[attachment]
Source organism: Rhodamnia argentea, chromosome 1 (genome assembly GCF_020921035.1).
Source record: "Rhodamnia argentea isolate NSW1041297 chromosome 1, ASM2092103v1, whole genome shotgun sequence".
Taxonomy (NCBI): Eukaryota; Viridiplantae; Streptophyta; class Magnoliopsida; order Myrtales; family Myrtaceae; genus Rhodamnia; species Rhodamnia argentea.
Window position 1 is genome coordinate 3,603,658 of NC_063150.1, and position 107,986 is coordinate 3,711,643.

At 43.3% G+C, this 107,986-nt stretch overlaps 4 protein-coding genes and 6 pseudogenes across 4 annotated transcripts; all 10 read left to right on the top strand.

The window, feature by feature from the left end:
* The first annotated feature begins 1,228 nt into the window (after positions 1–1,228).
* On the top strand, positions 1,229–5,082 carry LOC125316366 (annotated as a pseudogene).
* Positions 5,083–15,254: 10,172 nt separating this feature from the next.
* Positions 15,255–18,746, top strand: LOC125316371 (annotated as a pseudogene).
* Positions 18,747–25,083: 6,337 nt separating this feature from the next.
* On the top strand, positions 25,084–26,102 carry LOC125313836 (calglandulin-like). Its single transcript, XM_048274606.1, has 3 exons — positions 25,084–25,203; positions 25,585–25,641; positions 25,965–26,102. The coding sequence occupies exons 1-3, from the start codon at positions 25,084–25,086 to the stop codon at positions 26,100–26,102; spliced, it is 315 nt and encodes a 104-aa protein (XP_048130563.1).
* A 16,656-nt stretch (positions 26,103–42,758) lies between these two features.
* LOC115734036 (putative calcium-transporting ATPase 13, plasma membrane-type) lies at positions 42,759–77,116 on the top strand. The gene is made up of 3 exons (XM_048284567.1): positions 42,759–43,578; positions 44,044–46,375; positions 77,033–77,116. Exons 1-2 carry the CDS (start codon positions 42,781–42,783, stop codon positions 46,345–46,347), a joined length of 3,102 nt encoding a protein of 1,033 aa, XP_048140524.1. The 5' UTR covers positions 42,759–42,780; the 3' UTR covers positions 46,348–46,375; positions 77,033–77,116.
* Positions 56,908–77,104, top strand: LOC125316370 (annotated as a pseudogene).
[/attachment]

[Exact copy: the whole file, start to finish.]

Source organism: Rhodamnia argentea, chromosome 1 (genome assembly GCF_020921035.1).
Source record: "Rhodamnia argentea isolate NSW1041297 chromosome 1, ASM2092103v1, whole genome shotgun sequence".
Taxonomy (NCBI): Eukaryota; Viridiplantae; Streptophyta; class Magnoliopsida; order Myrtales; family Myrtaceae; genus Rhodamnia; species Rhodamnia argentea.
Window position 1 is genome coordinate 3,603,658 of NC_063150.1, and position 107,986 is coordinate 3,711,643.

At 43.3% G+C, this 107,986-nt stretch overlaps 4 protein-coding genes and 6 pseudogenes across 4 annotated transcripts; all 10 read left to right on the top strand.

The window, feature by feature from the left end:
* The first annotated feature begins 1,228 nt into the window (after positions 1–1,228).
* On the top strand, positions 1,229–5,082 carry LOC125316366 (annotated as a pseudogene).
* Positions 5,083–15,254: 10,172 nt separating this feature from the next.
* Positions 15,255–18,746, top strand: LOC125316371 (annotated as a pseudogene).
* Positions 18,747–25,083: 6,337 nt separating this feature from the next.
* On the top strand, positions 25,084–26,102 carry LOC125313836 (calglandulin-like). Its single transcript, XM_048274606.1, has 3 exons — positions 25,084–25,203; positions 25,585–25,641; positions 25,965–26,102. The coding sequence occupies exons 1-3, from the start codon at positions 25,084–25,086 to the stop codon at positions 26,100–26,102; spliced, it is 315 nt and encodes a 104-aa protein (XP_048130563.1).
* A 16,656-nt stretch (positions 26,103–42,758) lies between these two features.
* LOC115734036 (putative calcium-transporting ATPase 13, plasma membrane-type) lies at positions 42,759–77,116 on the top strand. The gene is made up of 3 exons (XM_048284567.1): positions 42,759–43,578; positions 44,044–46,375; positions 77,033–77,116. Exons 1-2 carry the CDS (start codon positions 42,781–42,783, stop codon positions 46,345–46,347), a joined length of 3,102 nt encoding a protein of 1,033 aa, XP_048140524.1. The 5' UTR covers positions 42,759–42,780; the 3' UTR covers positions 46,348–46,375; positions 77,033–77,116.
* Positions 56,908–77,104, top strand: LOC125316370 (annotated as a pseudogene).